Although I would like nothing better than to spend my entire day reading, very rarely do I come across a book that has enough momentum to keep me enthralled for hours straight. In Renegades, Meyer delivers the characters and plot to do just this.
In this latest novel, Meyer builds a world where some people, called prodigies, are born with superpowers. Many prodigies try to join the Renegades, an organization that freed the world from the rule of supervillains. However, only a decade after the villains’ rule ended, some villains still fight to bring down the superheroes who are working to restore society.
Nova, a villain in the Anarchist gang, wants nothing more than to destroy the Renegades and find revenge for her family. She joins the Renegades under a fake name, hoping to gain valuable information from the inside. Adrian, the son of the Renegade founders, wants to fight for the new age that the superheroes have ushered in. However, the mysterious murder of his mother still haunts him, and he might have to bend a few rules to get the answers he wants.
Nova especially is a wonderful character. Through her eyes, the logic of the villains and the flaws in the Renegades are clear. She is potentially too well adjusted for someone raised by villains in the bowels of the city, but this fact accounts for her loyalty and steadfastness to people who could very easily betray her.
Adrian’s struggles bring him alive more than anything. He believes in his family’s mission and legacy, which is of course the Renegades’ mission as well. However, he is also in the position to recognize the bureaucracy that has developed since the villains’ fall, and he must make difficult choices when this comes between him and the information he wants badly. Aside from these struggles, the character of Adrian is a bit too perfect. Like most leading male characters, he’s of course the exact type of guy any girl would want to date—except maybe a villain.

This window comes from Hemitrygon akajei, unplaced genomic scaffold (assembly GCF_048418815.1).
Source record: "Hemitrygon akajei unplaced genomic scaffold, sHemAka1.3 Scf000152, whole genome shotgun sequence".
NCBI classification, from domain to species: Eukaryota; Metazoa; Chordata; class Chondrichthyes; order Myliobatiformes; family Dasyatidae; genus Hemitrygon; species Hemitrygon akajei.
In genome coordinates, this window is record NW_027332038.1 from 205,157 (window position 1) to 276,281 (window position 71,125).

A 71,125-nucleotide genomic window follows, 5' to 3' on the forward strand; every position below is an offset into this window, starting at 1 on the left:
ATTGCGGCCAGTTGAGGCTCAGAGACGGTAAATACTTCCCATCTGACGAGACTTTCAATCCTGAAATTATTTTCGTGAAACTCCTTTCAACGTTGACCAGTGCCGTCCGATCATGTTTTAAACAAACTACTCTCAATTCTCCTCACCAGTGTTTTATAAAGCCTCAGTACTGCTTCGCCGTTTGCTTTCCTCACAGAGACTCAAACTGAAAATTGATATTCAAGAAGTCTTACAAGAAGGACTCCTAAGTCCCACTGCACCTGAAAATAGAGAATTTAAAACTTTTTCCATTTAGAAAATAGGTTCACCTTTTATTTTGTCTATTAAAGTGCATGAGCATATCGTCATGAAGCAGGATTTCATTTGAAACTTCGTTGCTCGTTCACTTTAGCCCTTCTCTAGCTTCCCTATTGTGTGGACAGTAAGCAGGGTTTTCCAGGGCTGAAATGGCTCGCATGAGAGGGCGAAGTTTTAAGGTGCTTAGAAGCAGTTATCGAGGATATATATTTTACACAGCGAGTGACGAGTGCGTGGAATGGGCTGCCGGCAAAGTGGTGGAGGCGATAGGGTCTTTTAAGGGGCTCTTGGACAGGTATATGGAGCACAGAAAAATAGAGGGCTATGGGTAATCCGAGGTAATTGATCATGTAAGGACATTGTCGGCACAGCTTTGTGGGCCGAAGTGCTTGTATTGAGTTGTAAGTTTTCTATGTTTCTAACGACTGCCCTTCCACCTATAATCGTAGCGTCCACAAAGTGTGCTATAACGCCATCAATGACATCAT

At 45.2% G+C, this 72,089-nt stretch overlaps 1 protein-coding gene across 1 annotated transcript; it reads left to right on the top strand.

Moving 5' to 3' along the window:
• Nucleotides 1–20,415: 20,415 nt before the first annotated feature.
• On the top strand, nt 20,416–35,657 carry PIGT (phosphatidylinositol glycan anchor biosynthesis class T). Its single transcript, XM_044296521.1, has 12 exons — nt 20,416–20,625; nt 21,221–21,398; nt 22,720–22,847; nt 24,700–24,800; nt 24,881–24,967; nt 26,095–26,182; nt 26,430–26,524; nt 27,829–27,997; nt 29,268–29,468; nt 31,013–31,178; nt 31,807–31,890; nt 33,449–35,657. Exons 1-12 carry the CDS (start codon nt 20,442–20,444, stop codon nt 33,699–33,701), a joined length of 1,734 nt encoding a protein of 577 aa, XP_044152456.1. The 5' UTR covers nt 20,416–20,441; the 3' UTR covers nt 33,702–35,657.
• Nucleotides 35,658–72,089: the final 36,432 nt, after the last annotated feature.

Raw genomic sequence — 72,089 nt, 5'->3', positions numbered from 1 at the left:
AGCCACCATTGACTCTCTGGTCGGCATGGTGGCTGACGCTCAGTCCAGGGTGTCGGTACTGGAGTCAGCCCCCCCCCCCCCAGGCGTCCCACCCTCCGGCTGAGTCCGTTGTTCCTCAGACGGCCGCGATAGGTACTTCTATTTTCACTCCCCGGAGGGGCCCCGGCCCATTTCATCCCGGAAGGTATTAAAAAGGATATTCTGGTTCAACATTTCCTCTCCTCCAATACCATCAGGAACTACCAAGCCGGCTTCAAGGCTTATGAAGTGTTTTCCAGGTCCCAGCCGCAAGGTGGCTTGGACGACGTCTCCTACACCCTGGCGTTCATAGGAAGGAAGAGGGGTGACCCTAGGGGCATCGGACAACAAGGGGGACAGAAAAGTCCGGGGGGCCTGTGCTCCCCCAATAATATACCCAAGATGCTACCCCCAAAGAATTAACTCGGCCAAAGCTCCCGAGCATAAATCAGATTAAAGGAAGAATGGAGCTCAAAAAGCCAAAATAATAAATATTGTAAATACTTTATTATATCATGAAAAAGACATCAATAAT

In addition to incredible characters, Meyer expertly weaves a plot that makes this book almost impossible to put down. She tells the story from both Adrian and Nova’s viewpoints, so it has a great pace and very few parts I would consider sluggish. However, like any good writer, Meyer knows when to slow the action down so that her reader can take a breath and learn a little more about the characters.
All in all, this is an absolute must read, with my only disappointment being that I have to live with this cliffhanger for an entire year. I was beyond excited to pick up a superhero/supervillain novel, and Meyer definitely delivered.